Mayor Mark Nexsen proclaims Arbor Day in Lake Havasu City on April 28, 2017, and celebrates by unveiling the newly certified Monarch Butterfly Watch Waystation at Rotary Community Park, located north of the grass bowl area.

Mayor Nexsen read the proclamation aloud to Havasupai 6th graders in attendance, stating Arbor Day is a day set aside for tree planting and is observed throughout the nation and the world. He read “we plant trees, because they can reduce the erosion of our precious topsoil by wind and water, moderate the temperature, produce oxygen, increase property values, enhance the economic vitality of business areas, beautify our community, and provide habitat for wildlife.”

In effort to save the monarch butterfly population that has declined 90% over the past 20 years, Mayor Nexsen joined the National Wildlife Federation’s Mayors’ Monarch Pledge by pledging to create a monarch butterfly habitat and committing to educate citizens on the importance of building and protecting the monarch butterfly population in Lake Havasu City. Last October, the Maintenance Services Division staff, coordinated by Craig Geary and Monte Montepagano, built the habitat by planting milkweed and other nectar plants for the monarch butterfly to rest, feed, and lay their eggs. A walking path was also installed for individuals to enjoy the beauty and phenomenon of the monarch butterfly migration. Once the project was completed, the University of Kansas Monarch Watch outreach program certified the habitat as an official watch waystation.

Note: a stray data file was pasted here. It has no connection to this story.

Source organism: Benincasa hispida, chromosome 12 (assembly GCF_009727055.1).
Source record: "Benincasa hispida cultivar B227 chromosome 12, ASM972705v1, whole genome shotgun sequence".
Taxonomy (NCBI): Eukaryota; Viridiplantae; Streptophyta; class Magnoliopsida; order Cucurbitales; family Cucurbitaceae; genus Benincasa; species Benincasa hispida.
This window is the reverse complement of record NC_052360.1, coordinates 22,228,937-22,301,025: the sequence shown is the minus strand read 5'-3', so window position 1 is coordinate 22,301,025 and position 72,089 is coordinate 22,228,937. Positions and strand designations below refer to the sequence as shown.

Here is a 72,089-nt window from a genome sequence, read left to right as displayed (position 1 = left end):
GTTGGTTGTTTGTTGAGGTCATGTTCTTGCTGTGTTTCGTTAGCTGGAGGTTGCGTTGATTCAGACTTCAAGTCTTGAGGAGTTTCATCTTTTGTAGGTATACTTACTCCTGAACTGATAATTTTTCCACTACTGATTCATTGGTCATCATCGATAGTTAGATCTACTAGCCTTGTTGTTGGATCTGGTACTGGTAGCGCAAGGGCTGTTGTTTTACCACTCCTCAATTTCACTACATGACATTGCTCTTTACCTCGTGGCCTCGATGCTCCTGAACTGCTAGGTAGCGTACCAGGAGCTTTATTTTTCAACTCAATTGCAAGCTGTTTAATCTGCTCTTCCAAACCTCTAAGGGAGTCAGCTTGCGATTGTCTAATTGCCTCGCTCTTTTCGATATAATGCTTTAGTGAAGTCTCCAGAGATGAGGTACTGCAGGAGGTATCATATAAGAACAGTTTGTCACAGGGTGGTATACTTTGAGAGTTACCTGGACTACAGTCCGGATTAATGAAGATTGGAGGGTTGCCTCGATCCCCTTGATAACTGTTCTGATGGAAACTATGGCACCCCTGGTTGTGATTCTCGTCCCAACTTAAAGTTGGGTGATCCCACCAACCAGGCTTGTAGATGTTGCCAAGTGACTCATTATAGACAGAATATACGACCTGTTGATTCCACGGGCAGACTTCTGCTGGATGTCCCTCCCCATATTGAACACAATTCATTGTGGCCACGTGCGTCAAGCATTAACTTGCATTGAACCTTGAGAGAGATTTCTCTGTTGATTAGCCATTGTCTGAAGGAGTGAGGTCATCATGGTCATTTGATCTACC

More than beautiful, monarch butterflies contribute to the health of our planet and are the most studied butterflies in North America. Second to the bee, they pollinate many cultivated flowers and crops, and serves as an indicator species for the ecological health of large geographic areas. “Lake Havasu City recognized its role to take action in saving the monarch butterfly population, but a greater effort is needed on the part of the public and private organizations and citizens of Lake Havasu City to continue to build and protect monarch butterfly habitats to ensure that we preserve the future of our ecosystem,” said Mayor Nexsen.

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